The Washington Post Launches “Know More”: Social News Sharing Made Smarter

The Washington Post today launched “Know More,” a new socially-driven, curated page led by Wonkblog editor Ezra Klein and writer Dylan Matthews. Know More works to make social news smarter. Each day, Know More will present readers with graphs, videos, quotes, and other striking, visual content built to be shared and will couple the information with the option to go much deeper into the subject, to learn more about the issues at hand.

“The social web can be shallow,” said Ezra Klein, editor of Wonkblog and a domestic policy columnist at The Washington Post. “Your friends share a graph or a video or a picture and it's great. It's funny. Maybe it's even profound. But then it's over. There's nowhere else to go. Know More is content that is meant to be shared -- but also meant to present readers with the joy of intellectual discovery and the riches of the slow web. A great graph about inequality might lead to a fascinating think tank report readers would have never otherwise discovered -- much less known they wanted to read. A heartbreaking quote might bring them to a long-form story they would have otherwise passed over. It's a new way for The Washington Post to publish. And it's a new way for our readers to learn.”

TOPSHOTS A Nepalese reveller dances while covered in vermilion powder during the Bisket Jatra festival held in celebration of the Nepalese New Year in Thimi, some 10kms east of Kathmandu on April 15, 2014. The festival, which started on April 10 is celebrated for nine days by the ethnic Newar community in Thimi, Bhadgaun. AFP PHOTO/ Prakash MATHEMAPRAKASH MATHEMA/AFP/Getty Images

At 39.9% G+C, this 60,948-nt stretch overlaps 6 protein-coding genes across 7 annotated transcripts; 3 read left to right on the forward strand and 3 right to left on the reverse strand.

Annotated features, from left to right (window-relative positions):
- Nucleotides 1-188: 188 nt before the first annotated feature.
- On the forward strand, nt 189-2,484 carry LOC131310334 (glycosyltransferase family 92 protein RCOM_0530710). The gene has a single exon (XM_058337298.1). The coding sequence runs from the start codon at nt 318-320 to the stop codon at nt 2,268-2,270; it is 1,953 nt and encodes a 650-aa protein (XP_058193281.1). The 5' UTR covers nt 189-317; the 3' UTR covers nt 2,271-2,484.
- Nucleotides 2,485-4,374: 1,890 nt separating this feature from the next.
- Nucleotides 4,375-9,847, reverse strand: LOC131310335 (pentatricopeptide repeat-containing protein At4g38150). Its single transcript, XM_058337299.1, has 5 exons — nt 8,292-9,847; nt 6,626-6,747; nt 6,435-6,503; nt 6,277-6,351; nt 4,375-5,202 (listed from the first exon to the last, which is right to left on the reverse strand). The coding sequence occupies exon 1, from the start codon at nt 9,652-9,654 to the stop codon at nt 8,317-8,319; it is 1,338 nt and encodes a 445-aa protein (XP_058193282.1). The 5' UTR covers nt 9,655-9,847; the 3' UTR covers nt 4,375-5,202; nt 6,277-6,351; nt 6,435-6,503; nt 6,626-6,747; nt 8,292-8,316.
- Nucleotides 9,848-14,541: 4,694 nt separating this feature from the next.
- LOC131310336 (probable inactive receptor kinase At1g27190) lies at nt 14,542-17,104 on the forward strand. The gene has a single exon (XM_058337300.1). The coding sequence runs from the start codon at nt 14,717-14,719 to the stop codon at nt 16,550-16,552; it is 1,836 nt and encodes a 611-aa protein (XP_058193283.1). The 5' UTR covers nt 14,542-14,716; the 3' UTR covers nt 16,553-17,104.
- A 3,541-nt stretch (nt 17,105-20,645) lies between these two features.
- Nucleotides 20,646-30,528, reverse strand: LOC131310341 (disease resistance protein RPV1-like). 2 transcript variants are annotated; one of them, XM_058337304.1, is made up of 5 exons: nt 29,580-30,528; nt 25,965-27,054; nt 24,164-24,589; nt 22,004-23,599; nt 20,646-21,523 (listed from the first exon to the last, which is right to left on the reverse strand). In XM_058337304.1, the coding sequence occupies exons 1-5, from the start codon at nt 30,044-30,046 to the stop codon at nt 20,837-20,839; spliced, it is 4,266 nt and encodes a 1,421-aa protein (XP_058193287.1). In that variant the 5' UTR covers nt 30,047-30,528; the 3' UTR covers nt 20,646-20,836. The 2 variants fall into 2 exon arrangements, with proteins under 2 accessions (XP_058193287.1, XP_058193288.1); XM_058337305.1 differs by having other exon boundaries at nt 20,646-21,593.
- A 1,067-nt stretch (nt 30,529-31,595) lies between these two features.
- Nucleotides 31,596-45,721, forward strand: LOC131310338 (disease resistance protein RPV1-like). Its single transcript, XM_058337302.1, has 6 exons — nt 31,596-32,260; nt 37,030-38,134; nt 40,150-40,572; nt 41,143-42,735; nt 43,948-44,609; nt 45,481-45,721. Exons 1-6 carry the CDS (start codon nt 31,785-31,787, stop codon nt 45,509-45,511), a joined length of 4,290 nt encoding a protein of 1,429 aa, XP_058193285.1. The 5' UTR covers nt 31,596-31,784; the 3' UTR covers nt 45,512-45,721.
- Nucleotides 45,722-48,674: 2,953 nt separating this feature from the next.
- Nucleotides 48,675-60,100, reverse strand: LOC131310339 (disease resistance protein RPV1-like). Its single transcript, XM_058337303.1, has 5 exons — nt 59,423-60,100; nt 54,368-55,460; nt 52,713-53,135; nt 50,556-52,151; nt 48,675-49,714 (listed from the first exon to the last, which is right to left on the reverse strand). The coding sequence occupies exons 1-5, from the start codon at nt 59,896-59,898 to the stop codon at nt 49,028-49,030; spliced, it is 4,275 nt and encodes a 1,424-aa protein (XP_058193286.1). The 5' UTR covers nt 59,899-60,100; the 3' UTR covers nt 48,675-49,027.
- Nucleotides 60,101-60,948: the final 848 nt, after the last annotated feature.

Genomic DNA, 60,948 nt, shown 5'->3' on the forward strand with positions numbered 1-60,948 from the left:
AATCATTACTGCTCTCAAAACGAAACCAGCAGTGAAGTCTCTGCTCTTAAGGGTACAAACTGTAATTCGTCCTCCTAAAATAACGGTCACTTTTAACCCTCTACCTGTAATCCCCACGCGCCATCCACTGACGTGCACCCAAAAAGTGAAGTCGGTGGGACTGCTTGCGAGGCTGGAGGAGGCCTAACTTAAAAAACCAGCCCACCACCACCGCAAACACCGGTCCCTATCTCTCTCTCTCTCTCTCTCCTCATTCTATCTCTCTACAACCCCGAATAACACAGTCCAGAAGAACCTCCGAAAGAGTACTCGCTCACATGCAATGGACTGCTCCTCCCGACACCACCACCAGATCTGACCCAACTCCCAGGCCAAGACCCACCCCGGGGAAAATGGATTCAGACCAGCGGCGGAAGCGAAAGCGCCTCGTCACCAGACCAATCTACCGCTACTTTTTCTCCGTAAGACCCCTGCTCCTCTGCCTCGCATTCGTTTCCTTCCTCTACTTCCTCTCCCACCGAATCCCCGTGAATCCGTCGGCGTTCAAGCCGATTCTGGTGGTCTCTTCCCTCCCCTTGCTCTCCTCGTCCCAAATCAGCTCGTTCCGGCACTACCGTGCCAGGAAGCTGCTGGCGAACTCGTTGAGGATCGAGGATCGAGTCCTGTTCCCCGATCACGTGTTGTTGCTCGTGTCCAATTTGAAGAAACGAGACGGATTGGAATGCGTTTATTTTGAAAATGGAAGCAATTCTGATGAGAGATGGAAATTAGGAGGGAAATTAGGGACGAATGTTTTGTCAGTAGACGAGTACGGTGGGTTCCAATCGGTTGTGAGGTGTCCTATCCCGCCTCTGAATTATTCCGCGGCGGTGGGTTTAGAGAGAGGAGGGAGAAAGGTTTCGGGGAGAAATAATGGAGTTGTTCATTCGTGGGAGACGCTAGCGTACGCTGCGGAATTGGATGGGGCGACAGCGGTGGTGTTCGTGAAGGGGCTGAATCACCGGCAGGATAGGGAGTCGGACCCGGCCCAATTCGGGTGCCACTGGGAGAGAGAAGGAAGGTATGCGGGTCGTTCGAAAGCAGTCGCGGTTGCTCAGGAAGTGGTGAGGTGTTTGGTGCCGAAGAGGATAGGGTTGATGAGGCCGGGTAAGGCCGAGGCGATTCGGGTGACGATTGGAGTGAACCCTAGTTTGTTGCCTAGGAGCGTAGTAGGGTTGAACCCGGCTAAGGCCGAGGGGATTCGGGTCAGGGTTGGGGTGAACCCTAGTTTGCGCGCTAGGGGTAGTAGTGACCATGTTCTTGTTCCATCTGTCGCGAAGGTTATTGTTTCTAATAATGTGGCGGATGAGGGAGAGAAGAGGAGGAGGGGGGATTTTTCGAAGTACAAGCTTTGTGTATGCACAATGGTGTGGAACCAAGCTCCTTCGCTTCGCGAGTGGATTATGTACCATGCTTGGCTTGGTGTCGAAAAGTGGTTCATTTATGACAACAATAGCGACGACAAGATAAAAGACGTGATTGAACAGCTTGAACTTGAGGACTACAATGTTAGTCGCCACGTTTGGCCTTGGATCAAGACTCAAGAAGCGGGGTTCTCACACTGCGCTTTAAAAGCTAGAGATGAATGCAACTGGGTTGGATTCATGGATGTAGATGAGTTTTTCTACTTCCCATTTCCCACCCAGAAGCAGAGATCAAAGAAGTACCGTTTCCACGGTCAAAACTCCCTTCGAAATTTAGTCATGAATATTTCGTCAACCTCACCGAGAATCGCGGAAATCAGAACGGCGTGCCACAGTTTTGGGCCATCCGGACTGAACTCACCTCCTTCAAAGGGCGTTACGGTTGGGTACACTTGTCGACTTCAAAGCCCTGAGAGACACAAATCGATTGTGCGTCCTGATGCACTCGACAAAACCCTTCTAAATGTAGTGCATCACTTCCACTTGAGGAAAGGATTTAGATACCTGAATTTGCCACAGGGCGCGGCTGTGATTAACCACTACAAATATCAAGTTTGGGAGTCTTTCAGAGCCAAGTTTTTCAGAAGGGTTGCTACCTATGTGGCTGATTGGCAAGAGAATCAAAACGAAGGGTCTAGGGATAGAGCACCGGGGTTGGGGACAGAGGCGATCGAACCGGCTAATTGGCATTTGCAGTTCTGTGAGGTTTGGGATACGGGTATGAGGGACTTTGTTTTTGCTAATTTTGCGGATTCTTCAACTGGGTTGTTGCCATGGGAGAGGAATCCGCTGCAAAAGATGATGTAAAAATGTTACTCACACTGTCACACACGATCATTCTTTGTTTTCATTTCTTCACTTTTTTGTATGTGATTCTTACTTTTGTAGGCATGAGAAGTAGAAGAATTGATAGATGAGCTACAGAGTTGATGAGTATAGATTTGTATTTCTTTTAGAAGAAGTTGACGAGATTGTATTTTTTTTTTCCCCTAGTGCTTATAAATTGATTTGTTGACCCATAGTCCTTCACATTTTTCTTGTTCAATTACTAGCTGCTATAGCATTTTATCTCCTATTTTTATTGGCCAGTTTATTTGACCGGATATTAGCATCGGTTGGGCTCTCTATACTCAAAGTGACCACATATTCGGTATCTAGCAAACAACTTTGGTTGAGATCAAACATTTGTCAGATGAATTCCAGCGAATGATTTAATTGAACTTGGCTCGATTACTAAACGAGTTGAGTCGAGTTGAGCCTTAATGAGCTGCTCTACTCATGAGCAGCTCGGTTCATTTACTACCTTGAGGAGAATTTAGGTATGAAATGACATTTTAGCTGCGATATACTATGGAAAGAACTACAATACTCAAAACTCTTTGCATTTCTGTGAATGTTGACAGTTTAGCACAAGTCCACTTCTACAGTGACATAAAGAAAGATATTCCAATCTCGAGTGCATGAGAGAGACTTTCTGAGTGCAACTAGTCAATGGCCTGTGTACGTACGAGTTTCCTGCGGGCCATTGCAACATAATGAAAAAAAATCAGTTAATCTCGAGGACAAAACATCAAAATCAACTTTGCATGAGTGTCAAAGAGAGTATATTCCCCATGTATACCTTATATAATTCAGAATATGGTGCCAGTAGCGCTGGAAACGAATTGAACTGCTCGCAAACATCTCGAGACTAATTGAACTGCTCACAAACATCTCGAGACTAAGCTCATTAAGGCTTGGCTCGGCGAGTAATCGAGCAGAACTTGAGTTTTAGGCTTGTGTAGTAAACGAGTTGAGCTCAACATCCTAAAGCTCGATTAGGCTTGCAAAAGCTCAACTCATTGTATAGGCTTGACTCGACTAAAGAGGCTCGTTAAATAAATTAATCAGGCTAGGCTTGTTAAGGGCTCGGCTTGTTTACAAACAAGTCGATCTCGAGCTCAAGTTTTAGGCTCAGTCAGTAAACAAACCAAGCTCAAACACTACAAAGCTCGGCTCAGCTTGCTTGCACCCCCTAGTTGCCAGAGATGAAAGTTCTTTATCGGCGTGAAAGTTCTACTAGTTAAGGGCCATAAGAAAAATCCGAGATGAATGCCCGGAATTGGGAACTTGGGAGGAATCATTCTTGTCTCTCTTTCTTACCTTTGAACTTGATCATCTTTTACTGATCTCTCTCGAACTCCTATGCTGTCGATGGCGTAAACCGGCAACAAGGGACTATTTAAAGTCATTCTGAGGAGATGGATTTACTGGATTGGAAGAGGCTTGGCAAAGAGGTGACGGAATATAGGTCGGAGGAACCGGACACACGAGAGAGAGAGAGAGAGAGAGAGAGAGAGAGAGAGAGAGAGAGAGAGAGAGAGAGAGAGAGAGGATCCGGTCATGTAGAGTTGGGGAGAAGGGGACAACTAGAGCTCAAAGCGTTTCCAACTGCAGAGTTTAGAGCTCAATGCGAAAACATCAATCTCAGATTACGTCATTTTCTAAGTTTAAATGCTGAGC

Photos of the day

Nepalese New Year, Passover, Ni­ger­ian bomb blast, Bundy cattle released, lunar eclipse and more.

Because Know More content is meant to be shared, the page features a clean, responsive design made up of clickable tiles. When a user clicks on a tile, it will expand to allow users to instantly share the story through Twitter or Facebook. To go deeper into the selected topic or story, readers can click “Know More” to pull up related content from The Post or across the web. Users can also click “No More” to hide the selected module from their view.

Visit Know More at: http://knowmore.washingtonpost.com/

 
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